For example, I’ve thought often about the time that the main character, 13-year-old Francois, behaved sharply and turned away from the adults who were trying to console him for the loss of his father. One of them, ‘Bamuthi, the Matabele leader on their homestead in the African bush, looks at the rest and says, “I give you a little fountain choked with mud.” They all nod, because they know the answer to the riddle: “the heart of a fatherless child.”

I lost my father when I was two, and it took me many many years to clean the mud out of the fountain.

I recently picked them up again and found them just as engrossing, even though the author is an egregious side-tracker. In the middle of a storyline, he switches into an earlier storyline and from then into an earlier one, or perhaps a digression into the natural life of babboons or elephants or lions or perhaps a long philosophical exploration of relationships between people and between peoples … so that sometimes it is hard to keep track of where you are in the original story. But the digressions are so full of rich detail.

I found myself tearing off little bits of paper to mark passages to go back to. Here are some of them:

In A Story Like the Wind:
‘Bamuthi: “Then a man-child also had to learn how to sing and above all to dance; for dancing and singing were the best ways he had of showing gratitude for the good things of life. Song and, above all, dancing were the surest ways of helping a man to endure the great trials of his existence; they were needed at birth, marriage and before war to strengthen his heart. … at the moment when the final loss of his shadow was upon him and those he loved, to drive away the power of death and revive the desire to live.”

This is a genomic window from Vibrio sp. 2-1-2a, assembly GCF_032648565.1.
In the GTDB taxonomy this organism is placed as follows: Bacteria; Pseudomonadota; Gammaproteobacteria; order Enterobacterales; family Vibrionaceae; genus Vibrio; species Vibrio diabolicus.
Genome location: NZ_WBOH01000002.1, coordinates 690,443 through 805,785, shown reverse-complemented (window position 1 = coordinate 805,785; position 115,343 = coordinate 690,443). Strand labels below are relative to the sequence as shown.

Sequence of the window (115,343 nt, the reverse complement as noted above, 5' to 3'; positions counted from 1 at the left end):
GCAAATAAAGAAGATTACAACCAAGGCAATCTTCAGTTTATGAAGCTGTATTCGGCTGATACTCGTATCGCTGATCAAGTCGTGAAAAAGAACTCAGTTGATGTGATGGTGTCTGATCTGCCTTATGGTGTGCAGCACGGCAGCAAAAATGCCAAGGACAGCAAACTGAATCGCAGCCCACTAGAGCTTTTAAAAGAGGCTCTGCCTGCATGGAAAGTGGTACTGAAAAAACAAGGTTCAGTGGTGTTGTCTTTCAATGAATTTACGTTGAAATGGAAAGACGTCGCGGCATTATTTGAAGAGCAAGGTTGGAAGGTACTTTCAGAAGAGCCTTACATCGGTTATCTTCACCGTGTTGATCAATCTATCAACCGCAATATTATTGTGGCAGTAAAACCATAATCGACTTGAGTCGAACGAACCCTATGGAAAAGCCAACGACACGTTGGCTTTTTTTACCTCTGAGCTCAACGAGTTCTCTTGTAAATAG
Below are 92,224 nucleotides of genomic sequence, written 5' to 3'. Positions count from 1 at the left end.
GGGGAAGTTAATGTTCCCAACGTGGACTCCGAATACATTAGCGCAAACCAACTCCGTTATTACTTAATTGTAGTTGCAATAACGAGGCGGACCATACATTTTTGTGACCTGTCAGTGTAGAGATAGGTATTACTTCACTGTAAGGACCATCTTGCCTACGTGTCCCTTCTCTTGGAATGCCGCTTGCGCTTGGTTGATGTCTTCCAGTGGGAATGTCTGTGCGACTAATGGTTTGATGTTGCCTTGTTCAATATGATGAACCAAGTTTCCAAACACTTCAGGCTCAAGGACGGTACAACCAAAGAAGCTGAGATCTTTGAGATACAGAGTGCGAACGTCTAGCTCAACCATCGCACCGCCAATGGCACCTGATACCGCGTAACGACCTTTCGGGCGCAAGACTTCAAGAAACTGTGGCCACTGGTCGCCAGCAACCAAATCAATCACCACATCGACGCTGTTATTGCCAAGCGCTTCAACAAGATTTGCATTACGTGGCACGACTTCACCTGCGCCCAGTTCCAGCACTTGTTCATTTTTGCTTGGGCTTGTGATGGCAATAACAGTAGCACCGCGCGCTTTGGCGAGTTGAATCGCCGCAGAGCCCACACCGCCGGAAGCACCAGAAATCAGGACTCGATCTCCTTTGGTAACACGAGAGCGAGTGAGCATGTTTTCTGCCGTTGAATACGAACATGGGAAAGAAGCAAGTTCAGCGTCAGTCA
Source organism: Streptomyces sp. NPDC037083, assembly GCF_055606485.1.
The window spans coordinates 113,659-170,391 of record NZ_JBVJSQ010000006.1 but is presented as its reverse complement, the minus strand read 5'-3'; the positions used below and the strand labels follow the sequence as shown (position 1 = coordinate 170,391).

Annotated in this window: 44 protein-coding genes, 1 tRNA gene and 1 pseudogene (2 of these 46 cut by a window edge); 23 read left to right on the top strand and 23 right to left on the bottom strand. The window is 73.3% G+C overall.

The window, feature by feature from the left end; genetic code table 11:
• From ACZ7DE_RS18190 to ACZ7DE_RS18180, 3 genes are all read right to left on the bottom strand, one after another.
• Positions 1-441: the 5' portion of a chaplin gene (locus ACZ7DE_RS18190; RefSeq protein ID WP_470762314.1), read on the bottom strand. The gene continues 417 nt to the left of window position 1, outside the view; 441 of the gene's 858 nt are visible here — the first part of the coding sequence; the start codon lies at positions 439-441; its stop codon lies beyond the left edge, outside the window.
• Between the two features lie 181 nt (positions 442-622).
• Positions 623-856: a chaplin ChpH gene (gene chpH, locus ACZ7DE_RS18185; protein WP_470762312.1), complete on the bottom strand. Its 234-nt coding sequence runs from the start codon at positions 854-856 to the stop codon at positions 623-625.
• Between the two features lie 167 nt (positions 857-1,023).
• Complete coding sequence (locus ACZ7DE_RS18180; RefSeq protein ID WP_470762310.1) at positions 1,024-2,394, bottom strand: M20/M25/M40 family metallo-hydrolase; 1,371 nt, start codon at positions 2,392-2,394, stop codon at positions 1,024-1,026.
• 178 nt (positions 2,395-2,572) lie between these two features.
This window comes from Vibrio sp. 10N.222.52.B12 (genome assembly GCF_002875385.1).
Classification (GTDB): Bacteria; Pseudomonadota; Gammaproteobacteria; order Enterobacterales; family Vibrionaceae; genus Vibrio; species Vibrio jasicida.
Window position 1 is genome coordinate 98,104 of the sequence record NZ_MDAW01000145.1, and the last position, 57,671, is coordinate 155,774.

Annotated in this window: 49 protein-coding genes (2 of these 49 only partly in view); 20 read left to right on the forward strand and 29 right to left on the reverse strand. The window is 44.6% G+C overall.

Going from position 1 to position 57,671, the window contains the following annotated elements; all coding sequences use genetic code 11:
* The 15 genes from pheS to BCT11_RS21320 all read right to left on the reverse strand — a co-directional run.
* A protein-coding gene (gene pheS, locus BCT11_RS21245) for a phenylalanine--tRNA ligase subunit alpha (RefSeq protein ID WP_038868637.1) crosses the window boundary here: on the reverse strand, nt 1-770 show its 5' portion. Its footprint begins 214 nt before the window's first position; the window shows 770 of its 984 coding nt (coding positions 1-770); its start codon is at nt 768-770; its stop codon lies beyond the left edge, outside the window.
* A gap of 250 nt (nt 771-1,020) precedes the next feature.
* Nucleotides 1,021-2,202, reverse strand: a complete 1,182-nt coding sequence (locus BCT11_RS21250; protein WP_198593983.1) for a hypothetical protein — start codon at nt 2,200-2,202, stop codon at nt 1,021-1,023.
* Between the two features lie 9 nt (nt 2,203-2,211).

Hiding courtesy kevinzim

Hiding courtesy kevinzim

Francois successfully shoots a huge, rogue elephant, Uprooter of Trees, that is drunk on fermented fruit and running amok across the homestead. Family friend and wild-life conservationist, Mopani: All he could get himself to do, therefore, was to talk at some length of the unfailing knack life seemed to have of confronting a man at the most unexpected moments with problems as large and dangerous as had been old Uprooter of Trees. Human beings, he stressed, always knew more than they allowed themselves to know. One of the things they never knew clearly enough was the power they possessed of overcoming problems even if they were thrice the size of Uprooter of Great Trees.

Mopani: “Have you ever known a more beautiful evening? I’ve heard it said somewhere that human beings should look on all things lovely as though for the last time. But this is the kind of evening which makes me want to look on it as if for the first time.”

Mopani: Remember always, Little Cousin, that no matter how awful or insignificant, how ugly or beautiful, it might look to you, everything in the bush has its own right to be there. No one can challenge this right unless compelled by some necessity of life itself. … Life in the bush is necessity, and it understands all forms of necessity. It will always forgive what is imposed upon it out of necessity, but it will never understand and accept anything less than necessity. And remember that, everywhere, it has its own watchers to see whether the law of necessity is being observed.”

In A Far Off Place:

Francois’ father, Ouwa: the real art of living was to keep alive the longing in human beings to become a greater version of themselves, to enlarge this awareness of life and then to be utterly obedient to the awareness. … Unlived awareness was another characteristic evil of our time, so full of thinkers who did not do and doers who did not think. … All this, Ouwa would ad, meant living in terms not of having but of being… For what, he often asked was the difference between the ‘Bamuthis of this world and the Europeans of Africa, if not that the Europeans specialized in having and the ‘Bamuthis in being.